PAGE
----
Cheetos Dust

The Spirit of the Sovereign LORD is upon me,
    for the Lord has anointed me
    to bring good news to the poor.
He has sent me to comfort the brokenhearted
    and to proclaim that captives will be released
    and prisoners will be freed.
He has sent me to tell those who mourn
    that the time of the LORD’s favor has come,
    and with it, the day of God’s anger against their enemies.
To all who mourn in Israel,
    he will give a crown of beauty for ashes,
a joyous blessing instead of mourning,
    festive praise instead of despair.
In their righteousness, they will be like great oaks
    that the LORD has planted for his own glory.

They will rebuild the ancient ruins,
    repairing cities destroyed long ago.
They will revive them,
    though they have been deserted for many generations.

[. . .]

“For I, the LORD, love justice.
    I hate robbery and wrongdoing.
I will faithfully reward my people for their suffering
    and make an everlasting covenant with them.
Their descendants will be recognized
    and honored among the nations.
Everyone will realize that they are a people
    the LORD has blessed.”

I am overwhelmed with joy in the LORD my God!
    For he has dressed me with the clothing of salvation
    and draped me in a robe of righteousness.
I am like a bridegroom dressed for his wedding
    or a bride with her jewels.
The Sovereign LORD will show his justice to the nations of the world.
    Everyone will praise him!
His righteousness will be like a garden in early spring,
    with plants springing up everywhere. (Isaiah 61:1–4, 8–11 NLT)

I very much dislike Cheetos.

Whether it’s the original Cheetos, the puffs, the squares, or any other form of Cheetos, I will gladly say, “No, thank you.”

My dislike of Cheetos has nothing to do with the actual flavor.

It has everything to do with the orange dust that remains on your fingers, your clothes, your doorknobs, your keyboard, and your notebooks. That magical orange dust is everywhere. That orange dust leaves a mess and residue on your fingers that seems to linger for the remainder of the day.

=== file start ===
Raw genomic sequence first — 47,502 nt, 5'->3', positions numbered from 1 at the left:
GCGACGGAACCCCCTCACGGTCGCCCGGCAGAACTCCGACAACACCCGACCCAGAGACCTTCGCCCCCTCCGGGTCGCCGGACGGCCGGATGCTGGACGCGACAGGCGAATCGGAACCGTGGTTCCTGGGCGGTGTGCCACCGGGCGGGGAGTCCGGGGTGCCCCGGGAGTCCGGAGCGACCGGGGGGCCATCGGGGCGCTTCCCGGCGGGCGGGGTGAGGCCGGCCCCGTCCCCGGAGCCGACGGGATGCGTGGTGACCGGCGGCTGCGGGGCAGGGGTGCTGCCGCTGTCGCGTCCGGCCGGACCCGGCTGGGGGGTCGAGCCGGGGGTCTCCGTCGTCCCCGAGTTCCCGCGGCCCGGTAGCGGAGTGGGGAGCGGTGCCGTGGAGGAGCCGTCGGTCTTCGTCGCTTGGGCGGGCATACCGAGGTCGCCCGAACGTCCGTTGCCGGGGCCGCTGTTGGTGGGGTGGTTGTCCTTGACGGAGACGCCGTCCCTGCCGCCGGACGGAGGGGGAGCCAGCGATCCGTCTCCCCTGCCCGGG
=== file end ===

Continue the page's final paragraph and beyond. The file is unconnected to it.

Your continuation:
The invitation that Jesus has welcomed us into is joining him on mission to bind up the brokenhearted, set the captive free, rebuild ruins, and be that in-person example of everything Jesus was and continues to be.

But see, that invitation doesn’t come with a mess-free, no-residue promise. The moment we step into this invitation and find ourselves joining Jesus on mission, we realize we must sit with the hurting, the brokenhearted, and the ones who have been the victims of injustice. We realize we must walk among the ruins blown apart by greed, abuse of power, and authority. This work is a mess and hard work, but it is holy. This work we’re invited to requires us to be with others and walk closely with them, walking in that same spirit that settled upon Jesus as he came to bind up the brokenhearted and set the captive free, and so much more.

Jesus is Immanuel, God with us. When we say “yes” to that invitation, we must accept that our hands will get dirty. Our lives may get messy. There may be residue, not left on our hands but imprinted on our hearts as a reminder of the everlasting love we have received and we are compelled to share with others.

May we dig deep into that bag of Cheetos.

May our hands get messy.

May our hearts be broken.

May we be the people of God known as the restorers and the healers.

May those around us see the residue of the work of Jesus and join in it, too.

April Wahl is the middle school director at Century Baptist Church in Bismarck, North Dakota. She will also serve as one of the morning devotional leaders at the 2024 Triennial.